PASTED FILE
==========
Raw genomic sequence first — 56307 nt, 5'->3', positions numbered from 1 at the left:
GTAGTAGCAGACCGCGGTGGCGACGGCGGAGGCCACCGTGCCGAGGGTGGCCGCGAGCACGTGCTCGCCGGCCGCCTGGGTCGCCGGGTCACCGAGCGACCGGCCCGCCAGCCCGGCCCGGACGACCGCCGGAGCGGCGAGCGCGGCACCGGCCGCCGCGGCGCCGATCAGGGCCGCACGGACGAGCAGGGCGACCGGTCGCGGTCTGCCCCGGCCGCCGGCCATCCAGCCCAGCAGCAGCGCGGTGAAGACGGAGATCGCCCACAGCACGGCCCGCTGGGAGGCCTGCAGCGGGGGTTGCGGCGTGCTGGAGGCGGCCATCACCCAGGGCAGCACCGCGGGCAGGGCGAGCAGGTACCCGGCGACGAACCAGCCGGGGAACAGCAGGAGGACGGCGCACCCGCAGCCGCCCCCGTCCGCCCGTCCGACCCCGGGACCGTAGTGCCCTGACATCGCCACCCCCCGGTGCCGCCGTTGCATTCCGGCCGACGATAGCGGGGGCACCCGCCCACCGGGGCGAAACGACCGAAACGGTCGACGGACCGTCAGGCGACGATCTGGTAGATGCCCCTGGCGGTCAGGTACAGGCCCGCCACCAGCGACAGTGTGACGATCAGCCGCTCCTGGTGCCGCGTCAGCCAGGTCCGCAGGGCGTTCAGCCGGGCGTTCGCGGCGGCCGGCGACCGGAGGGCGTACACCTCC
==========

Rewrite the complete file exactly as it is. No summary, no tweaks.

Raw genomic sequence first — 56307 nt, 5'->3', positions numbered from 1 at the left:
GTAGTAGCAGACCGCGGTGGCGACGGCGGAGGCCACCGTGCCGAGGGTGGCCGCGAGCACGTGCTCGCCGGCCGCCTGGGTCGCCGGGTCACCGAGCGACCGGCCCGCCAGCCCGGCCCGGACGACCGCCGGAGCGGCGAGCGCGGCACCGGCCGCCGCGGCGCCGATCAGGGCCGCACGGACGAGCAGGGCGACCGGTCGCGGTCTGCCCCGGCCGCCGGCCATCCAGCCCAGCAGCAGCGCGGTGAAGACGGAGATCGCCCACAGCACGGCCCGCTGGGAGGCCTGCAGCGGGGGTTGCGGCGTGCTGGAGGCGGCCATCACCCAGGGCAGCACCGCGGGCAGGGCGAGCAGGTACCCGGCGACGAACCAGCCGGGGAACAGCAGGAGGACGGCGCACCCGCAGCCGCCCCCGTCCGCCCGTCCGACCCCGGGACCGTAGTGCCCTGACATCGCCACCCCCCGGTGCCGCCGTTGCATTCCGGCCGACGATAGCGGGGGCACCCGCCCACCGGGGCGAAACGACCGAAACGGTCGACGGACCGTCAGGCGACGATCTGGTAGATGCCCCTGGCGGTCAGGTACAGGCCCGCCACCAGCGACAGTGTGACGATCAGCCGCTCCTGGTGCCGCGTCAGCCAGGTCCGCAGGGCGTTCAGCCGGGCGTTCGCGGCGGCCGGCGACCGGAGGGCGTACACCTCC